Dave the motorhome is still squeezed in between two moth-balled vans in an official sosta a short distance from the La Spezia docks (N44.104370 E9.86110). They’re trying to move one of them at the moment, but it sounds like something has seized on it – Dave is cringing at the grinding noises.
Last night passed with no Trick or Treaters, although I’m not surprised given where we are. The rain poured down all evening, so heavily that we had to plug the laptop in the stereo so we could hear ‘Frost Nixon’ above the noise. This morning it was still drizzling when we woke up, but the weather forecast gave today and tomorrow as the best days for a while so we got up, wrapped up and headed off to tackle the Cinque Terre.
I’d been recommended to do the walk here by several people, they all told me it was famous but I’d never heard of it. If you’re like me it’s basically a rugged bit of Italian coastline where the hills come right down to the sea. Perched in the most precarious of places are five villages and some nutters have built a walkway along the coast between them and even more crazy, a train line.
We caught the bus from Dave’s sleeping spot having bought a ticket from the booth here that doubles as reception. We didn’t actually know where the bus went, but fortunately it stopped at the train station. Here we asked for two Cinque Terre cards, but in return were given four train tickets, Jay mentioned we had a dog so without seeing Charlie we ended up with another two tickets (all the ticket inspectors – yes we actually saw several today which is a first – smiled and pointed out he didn’t really need his own ticket as he’s so small).
We figured we’d got the wrong thing as people around us had the actual Cinque Terre cards which gave access to the walk and a few museums, but as we’d at least managed to get some train tickets we’d just buy our walk tickets at the start, or so we thought. Eventually finding the right platform (why, of course, it’s the one with loads of people in hiking boots and carrying maps and back packs), and got on the train to Riomaggiore. There wasn’t much of a view, it was tunnel 98% of the way with a brief glimpse of an angry sea for a few seconds. We jumped off at the station and wondered why so few others did. Walking around to the start of the walk it all became clear.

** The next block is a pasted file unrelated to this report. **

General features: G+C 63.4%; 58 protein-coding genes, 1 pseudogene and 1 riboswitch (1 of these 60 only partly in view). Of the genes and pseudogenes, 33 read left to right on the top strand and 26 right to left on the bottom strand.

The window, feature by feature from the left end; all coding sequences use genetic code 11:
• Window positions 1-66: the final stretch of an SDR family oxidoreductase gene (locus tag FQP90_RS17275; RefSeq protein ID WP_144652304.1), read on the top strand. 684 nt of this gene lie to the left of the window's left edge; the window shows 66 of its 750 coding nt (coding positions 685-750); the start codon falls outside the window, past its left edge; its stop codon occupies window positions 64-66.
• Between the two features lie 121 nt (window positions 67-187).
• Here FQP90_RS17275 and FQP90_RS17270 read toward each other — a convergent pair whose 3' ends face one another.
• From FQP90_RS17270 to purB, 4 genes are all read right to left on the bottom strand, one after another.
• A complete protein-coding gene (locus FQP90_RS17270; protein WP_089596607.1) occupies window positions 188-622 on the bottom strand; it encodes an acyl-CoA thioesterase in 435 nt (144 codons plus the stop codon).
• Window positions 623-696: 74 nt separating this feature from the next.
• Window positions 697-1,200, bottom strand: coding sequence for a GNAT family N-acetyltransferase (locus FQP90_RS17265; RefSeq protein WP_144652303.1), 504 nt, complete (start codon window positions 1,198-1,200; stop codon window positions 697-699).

OK, so we couldn’t walk the famous walk and in all honesty with the waves crashing as madly as they were on the walk I’m not sure I would have enjoyed it anyway. However we could take the train from station to station and hop off and explore the towns – suddenly it dawned on me that the man in the ticket office must have known it was shut so gave us the cheaper option – so that’s what we did. For over six hours, we walked up and down steps and alleyways, took in views of angry waves crashing over harbour defences and houses painted in a multitude of pastel tones crammed into tiny spaces. It was great and unsurprisingly we took loads of pics – here are a few below.
We reached the fourth of the five towns as the sun was starting to go down, we were all shattered so opted to skip Monterosso and instead head back to Dave (well you always need to leave something for next time – and I’d like to come back and do the walk, but maybe in the summer and over a couple of days!).
Back in Dave Charlie has collapsed into a heap (he hasn’t actually made it as far as his bed) and is now in top snoring mode, my legs and feet are aching and Jay has snuck off for a lie down (I suspect he’ll be snoring soon too!) – imagine what we’d have been like if we did do the walk!
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